None are more vulnerable in Asia than South Korea and the Philippines. South Korea faces a possible backlash from two sides: Trump has criticized a 2012 free-trade agreement with the country, saying it has destroyed almost 100,000 American jobs; and he has vowed to force South Korea to meet the full cost of security guarantees provided by the U.S., which may add to fiscal woes there, Nomura said.

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Donghai bridge, China — Photo: Shang2008

The Philippines faces risks because of possible immigration restrictions. The U.S. is host to 35% of the total number of Filipinos working abroad, and Nomura estimates they account for about 31% of total worker remittances, a key source of foreign inflows for the local economy.

The Philippines has one of the biggest export exposures to the U.S. in Southeast Asia and Trump's pledge to bring jobs back to the U.S. may threaten the nation's burgeoning business process outsourcing sector. The industry caters mostly to U.S. companies and attracts revenue that may equal the size of total worker remittances, about 9% of GDP, over the next two years, according to Nomura.

To be sure, it remains to be seen how much Trump delivers on his campaign rhetoric. His promise to ramp up fiscal spending could cushion the U.S. economy, which is a potential positive for world growth too.

But even then, the absence of any new trade agreements would probably offset that.
"Asia would, therefore, benefit less from a faster pace of U.S. growth than it would have otherwise," economists at Deutsche Bank AG wrote. "Asian exporters — especially in North Asia — are particularly vulnerable, having long relied on external demand as the main impulse to growth."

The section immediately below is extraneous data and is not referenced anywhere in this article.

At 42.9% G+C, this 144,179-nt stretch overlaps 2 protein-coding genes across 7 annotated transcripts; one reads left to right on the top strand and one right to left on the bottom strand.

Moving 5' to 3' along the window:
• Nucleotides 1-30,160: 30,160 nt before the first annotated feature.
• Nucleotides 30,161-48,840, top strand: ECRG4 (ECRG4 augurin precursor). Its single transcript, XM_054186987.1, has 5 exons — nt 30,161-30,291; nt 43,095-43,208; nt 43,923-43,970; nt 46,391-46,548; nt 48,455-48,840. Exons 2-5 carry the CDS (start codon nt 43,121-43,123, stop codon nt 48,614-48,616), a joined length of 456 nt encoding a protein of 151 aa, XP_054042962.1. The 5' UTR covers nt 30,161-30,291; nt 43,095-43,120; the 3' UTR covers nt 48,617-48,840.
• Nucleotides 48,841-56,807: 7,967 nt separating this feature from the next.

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Geopolitics

Olaf Scholz: Trying To Crack The Code Of Germany's Enigmatic Chancellor

Olaf Scholz took over for Angela Merkel a year ago, but for many he remains a mysterious figure through a series of tumultuous events, including his wavering on the war in Ukraine.

man boarding a plane

Olaf Scholz boading an Air Force Special Air Mission Wing plane, on his way to the EU-Western Balkans Summit in Tirana.

Michael Kappeler / dpa via ZUMA Press
Peter Huth

-Analysis-

BERLIN — When I told my wife that I was planning to write an article about “a year of Scholz,” she said, “Who’s that?” To be fair, she misheard me, and over the last 12 months the German Chancellor has mainly been referred to by his first name, Olaf.

Still, it’s a reasonable question. Who is Olaf Scholz, really? Or perhaps we should ask: how many versions of Olaf Scholz are there? A year after taking over from Angela Merkel, we still don’t know.

Chancellors from Germany’s Social Democrat Party (SPD) have always been easy to characterize. First there was Willy Brandt – he suffered from depression and had an intriguing private life. His affected public speaking style is still the gold standard for anyone who wants to get ahead in the center-left party. Then came Helmut Schmidt. He lived off his reputation for handling any crisis, smoked like a chimney and eventually won over the public.